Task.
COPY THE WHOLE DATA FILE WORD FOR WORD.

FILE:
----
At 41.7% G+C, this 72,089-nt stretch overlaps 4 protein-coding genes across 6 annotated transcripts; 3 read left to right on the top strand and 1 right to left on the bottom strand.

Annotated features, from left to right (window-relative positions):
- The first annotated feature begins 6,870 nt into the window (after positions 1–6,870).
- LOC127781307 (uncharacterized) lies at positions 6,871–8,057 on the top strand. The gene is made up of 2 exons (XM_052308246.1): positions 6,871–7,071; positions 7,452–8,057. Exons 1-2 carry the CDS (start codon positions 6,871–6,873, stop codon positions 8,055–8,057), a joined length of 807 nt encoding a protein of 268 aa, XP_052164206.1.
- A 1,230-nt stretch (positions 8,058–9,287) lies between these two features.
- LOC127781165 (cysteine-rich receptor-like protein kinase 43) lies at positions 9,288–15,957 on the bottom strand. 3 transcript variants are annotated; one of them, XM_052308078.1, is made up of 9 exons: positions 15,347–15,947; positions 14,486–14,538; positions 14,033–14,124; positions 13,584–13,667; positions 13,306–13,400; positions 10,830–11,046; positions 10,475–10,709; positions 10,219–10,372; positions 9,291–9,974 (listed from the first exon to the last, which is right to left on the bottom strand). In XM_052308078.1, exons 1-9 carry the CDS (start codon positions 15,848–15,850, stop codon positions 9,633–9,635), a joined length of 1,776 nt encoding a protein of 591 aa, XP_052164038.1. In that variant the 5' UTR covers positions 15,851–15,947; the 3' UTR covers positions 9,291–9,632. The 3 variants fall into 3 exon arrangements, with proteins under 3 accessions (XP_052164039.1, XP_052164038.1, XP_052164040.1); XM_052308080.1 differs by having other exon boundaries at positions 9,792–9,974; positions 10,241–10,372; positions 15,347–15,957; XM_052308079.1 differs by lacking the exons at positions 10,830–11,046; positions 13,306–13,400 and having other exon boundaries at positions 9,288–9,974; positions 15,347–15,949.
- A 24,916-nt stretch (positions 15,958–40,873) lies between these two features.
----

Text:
At 41.7% G+C, this 72,089-nt stretch overlaps 4 protein-coding genes across 6 annotated transcripts; 3 read left to right on the top strand and 1 right to left on the bottom strand.

Annotated features, from left to right (window-relative positions):
- The first annotated feature begins 6,870 nt into the window (after positions 1–6,870).
- LOC127781307 (uncharacterized) lies at positions 6,871–8,057 on the top strand. The gene is made up of 2 exons (XM_052308246.1): positions 6,871–7,071; positions 7,452–8,057. Exons 1-2 carry the CDS (start codon positions 6,871–6,873, stop codon positions 8,055–8,057), a joined length of 807 nt encoding a protein of 268 aa, XP_052164206.1.
- A 1,230-nt stretch (positions 8,058–9,287) lies between these two features.
- LOC127781165 (cysteine-rich receptor-like protein kinase 43) lies at positions 9,288–15,957 on the bottom strand. 3 transcript variants are annotated; one of them, XM_052308078.1, is made up of 9 exons: positions 15,347–15,947; positions 14,486–14,538; positions 14,033–14,124; positions 13,584–13,667; positions 13,306–13,400; positions 10,830–11,046; positions 10,475–10,709; positions 10,219–10,372; positions 9,291–9,974 (listed from the first exon to the last, which is right to left on the bottom strand). In XM_052308078.1, exons 1-9 carry the CDS (start codon positions 15,848–15,850, stop codon positions 9,633–9,635), a joined length of 1,776 nt encoding a protein of 591 aa, XP_052164038.1. In that variant the 5' UTR covers positions 15,851–15,947; the 3' UTR covers positions 9,291–9,632. The 3 variants fall into 3 exon arrangements, with proteins under 3 accessions (XP_052164039.1, XP_052164038.1, XP_052164040.1); XM_052308080.1 differs by having other exon boundaries at positions 9,792–9,974; positions 10,241–10,372; positions 15,347–15,957; XM_052308079.1 differs by lacking the exons at positions 10,830–11,046; positions 13,306–13,400 and having other exon boundaries at positions 9,288–9,974; positions 15,347–15,949.
- A 24,916-nt stretch (positions 15,958–40,873) lies between these two features.